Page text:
Per Ezra Klein of The Washington Post on July 1, 2012 “In 2007, Republican Sen. Jim DeMint of South Carolina sent a letter to President George W. Bush. DeMint said he would like to work with Bush to pass legislation that would ‘ensure that all Americans would have affordable, quality, private health coverage, while protecting current government programs. We believe the health care system cannot be fixed without providing solutions for everyone. Otherwise, the costs of those without insurance will continue to be shifted to those who do have coverage.’

“In the 2000s, Romney used the individual mandate to make Massachusetts the first state to actually achieve near-universal coverage. On the national level, Republicans as diverse as Newt Gingrich, Lamar Alexander and (Trent) Lott joined him. Republicans sometimes like to present their support for the individual mandate as a youthful indiscretion, but as late as June 2009, Charles Grassley, R-Iowa, the ranking Republican on the Senate Finance Committee, was telling Fox News that ‘there is a bipartisan consensus to have an individual mandate.’ on March 5, 2012 – “Sen. Jim DeMint (R.-S.C.) told that both Obamacare and Romneycare are unjust laws because they wrongfully mandate that individuals must purchase a product prescribed by the government. asked DeMint in an Online With Terry Jeffrey interview, if he believed that the ‘type of health-care prescription and mandate’ enacted in Massachusetts under Gov. Mitt Romney was ‘a violation of the natural right of liberty.’ ‘Yeah, I think it is,’ said DeMint.”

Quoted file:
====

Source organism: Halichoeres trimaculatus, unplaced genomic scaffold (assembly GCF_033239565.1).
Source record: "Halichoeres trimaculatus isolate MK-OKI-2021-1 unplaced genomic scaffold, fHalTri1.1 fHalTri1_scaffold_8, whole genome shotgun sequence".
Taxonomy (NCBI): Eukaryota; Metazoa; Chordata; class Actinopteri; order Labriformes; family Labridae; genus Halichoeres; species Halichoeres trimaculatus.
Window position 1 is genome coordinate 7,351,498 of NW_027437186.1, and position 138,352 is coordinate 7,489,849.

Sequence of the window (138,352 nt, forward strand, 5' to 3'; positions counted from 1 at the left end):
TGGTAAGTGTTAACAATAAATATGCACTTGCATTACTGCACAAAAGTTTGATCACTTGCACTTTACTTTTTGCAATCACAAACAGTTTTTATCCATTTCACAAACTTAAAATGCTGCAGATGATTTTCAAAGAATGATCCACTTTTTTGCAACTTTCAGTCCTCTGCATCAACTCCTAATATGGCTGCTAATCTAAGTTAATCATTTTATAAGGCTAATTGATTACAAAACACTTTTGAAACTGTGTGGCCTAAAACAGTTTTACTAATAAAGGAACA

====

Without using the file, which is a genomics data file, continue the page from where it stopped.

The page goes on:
From Right Speak News on March 19, 2011 – “If I sound like a broken record with my ‘individual mandate is a conservative creation’ posts, it is only because I am determined to not let spineless, conservative leaders rewrite the history of the conservative movement. DeMint can pretend all he wants that he believes that the individual mandate is horrible, but he can’t hide from the words he uttered less than three years ago. I personally saw DeMint live smothering Romney with praise at a Republican event in 2007. He had no qualms about Romneycare at the time. No qualms.”